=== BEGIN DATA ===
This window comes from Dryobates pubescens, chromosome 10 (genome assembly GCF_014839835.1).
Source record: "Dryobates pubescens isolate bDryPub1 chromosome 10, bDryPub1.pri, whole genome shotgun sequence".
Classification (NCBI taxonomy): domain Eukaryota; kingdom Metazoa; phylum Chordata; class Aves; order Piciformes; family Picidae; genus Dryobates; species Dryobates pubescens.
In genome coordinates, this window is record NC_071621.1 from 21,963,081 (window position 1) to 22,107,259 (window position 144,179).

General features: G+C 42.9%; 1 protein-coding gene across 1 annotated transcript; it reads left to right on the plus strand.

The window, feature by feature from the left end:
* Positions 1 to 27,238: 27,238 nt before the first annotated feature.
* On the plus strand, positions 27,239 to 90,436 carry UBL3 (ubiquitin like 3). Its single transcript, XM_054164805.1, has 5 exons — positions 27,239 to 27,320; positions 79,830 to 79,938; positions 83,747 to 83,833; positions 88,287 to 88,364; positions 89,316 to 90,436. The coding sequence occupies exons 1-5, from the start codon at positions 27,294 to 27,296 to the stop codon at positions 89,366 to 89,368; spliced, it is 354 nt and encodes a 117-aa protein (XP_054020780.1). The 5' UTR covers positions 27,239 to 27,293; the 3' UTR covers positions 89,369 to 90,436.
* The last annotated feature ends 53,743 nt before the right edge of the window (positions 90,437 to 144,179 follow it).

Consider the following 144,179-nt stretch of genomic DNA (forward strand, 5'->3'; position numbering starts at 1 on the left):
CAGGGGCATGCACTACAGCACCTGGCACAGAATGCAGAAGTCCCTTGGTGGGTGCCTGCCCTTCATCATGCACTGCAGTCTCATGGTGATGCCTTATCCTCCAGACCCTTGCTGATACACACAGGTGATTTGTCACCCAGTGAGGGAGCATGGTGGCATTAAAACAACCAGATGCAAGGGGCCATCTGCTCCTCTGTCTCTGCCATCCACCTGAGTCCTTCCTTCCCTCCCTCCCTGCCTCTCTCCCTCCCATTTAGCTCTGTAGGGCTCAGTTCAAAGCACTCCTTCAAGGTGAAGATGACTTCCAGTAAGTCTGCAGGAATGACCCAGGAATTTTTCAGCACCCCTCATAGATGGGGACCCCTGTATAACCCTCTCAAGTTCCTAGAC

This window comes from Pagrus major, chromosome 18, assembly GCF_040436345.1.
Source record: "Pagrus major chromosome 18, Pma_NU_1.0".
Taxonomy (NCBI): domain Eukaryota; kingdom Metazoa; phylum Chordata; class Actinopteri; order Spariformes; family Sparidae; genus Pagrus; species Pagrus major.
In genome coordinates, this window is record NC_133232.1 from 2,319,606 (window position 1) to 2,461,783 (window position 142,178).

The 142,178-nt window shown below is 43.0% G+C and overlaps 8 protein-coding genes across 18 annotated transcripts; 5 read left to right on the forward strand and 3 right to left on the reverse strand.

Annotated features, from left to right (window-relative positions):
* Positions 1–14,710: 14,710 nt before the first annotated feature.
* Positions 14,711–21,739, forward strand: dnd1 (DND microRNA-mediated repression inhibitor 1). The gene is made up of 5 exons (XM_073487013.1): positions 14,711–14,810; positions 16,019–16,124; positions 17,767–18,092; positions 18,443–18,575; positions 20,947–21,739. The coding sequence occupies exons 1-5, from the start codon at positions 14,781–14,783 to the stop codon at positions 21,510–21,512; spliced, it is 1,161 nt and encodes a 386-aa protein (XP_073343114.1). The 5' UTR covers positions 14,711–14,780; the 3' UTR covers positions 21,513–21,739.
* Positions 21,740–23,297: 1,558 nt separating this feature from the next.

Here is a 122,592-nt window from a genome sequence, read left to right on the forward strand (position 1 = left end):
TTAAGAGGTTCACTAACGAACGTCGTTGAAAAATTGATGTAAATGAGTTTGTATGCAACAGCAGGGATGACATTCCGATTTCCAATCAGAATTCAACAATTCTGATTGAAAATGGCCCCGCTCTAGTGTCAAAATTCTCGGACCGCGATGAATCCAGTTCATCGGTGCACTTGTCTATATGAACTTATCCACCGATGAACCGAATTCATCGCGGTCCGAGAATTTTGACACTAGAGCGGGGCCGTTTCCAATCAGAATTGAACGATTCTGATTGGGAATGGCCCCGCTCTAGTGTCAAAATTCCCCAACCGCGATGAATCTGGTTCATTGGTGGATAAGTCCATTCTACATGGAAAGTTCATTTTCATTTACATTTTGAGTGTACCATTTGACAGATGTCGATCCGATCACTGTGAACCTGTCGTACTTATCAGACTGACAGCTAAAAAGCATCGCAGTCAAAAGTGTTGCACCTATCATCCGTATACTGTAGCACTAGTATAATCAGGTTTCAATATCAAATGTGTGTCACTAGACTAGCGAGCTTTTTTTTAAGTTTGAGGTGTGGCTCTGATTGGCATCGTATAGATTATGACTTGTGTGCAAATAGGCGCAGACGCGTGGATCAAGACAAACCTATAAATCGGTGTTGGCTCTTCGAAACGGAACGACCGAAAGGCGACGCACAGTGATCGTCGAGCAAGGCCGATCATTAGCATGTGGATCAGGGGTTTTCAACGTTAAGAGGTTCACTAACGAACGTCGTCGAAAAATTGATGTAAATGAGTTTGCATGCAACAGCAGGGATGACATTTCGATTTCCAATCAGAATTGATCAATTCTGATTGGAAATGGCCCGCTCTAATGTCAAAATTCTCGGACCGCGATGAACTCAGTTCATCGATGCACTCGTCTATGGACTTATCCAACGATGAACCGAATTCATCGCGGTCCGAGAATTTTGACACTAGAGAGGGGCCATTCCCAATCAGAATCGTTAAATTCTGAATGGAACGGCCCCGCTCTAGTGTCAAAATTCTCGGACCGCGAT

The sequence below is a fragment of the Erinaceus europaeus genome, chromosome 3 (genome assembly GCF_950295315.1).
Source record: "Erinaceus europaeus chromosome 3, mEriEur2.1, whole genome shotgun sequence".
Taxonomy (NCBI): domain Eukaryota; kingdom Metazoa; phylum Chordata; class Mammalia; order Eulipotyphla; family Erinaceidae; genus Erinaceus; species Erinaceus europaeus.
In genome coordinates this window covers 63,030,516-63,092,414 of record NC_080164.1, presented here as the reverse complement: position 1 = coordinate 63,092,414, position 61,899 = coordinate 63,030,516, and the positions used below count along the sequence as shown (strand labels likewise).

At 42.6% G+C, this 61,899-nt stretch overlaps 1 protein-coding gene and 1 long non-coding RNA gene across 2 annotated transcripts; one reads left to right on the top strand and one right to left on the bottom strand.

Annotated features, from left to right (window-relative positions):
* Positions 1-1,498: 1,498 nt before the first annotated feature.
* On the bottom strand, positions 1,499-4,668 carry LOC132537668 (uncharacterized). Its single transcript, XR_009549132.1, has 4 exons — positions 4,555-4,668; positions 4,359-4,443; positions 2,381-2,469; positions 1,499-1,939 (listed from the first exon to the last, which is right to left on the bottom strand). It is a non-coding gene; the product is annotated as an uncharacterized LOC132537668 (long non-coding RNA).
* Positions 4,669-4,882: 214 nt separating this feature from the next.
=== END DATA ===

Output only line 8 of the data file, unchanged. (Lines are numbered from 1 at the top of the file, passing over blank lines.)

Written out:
* On the plus strand, positions 27,239 to 90,436 carry UBL3 (ubiquitin like 3). Its single transcript, XM_054164805.1, has 5 exons — positions 27,239 to 27,320; positions 79,830 to 79,938; positions 83,747 to 83,833; positions 88,287 to 88,364; positions 89,316 to 90,436. The coding sequence occupies exons 1-5, from the start codon at positions 27,294 to 27,296 to the stop codon at positions 89,366 to 89,368; spliced, it is 354 nt and encodes a 117-aa protein (XP_054020780.1). The 5' UTR covers positions 27,239 to 27,293; the 3' UTR covers positions 89,369 to 90,436.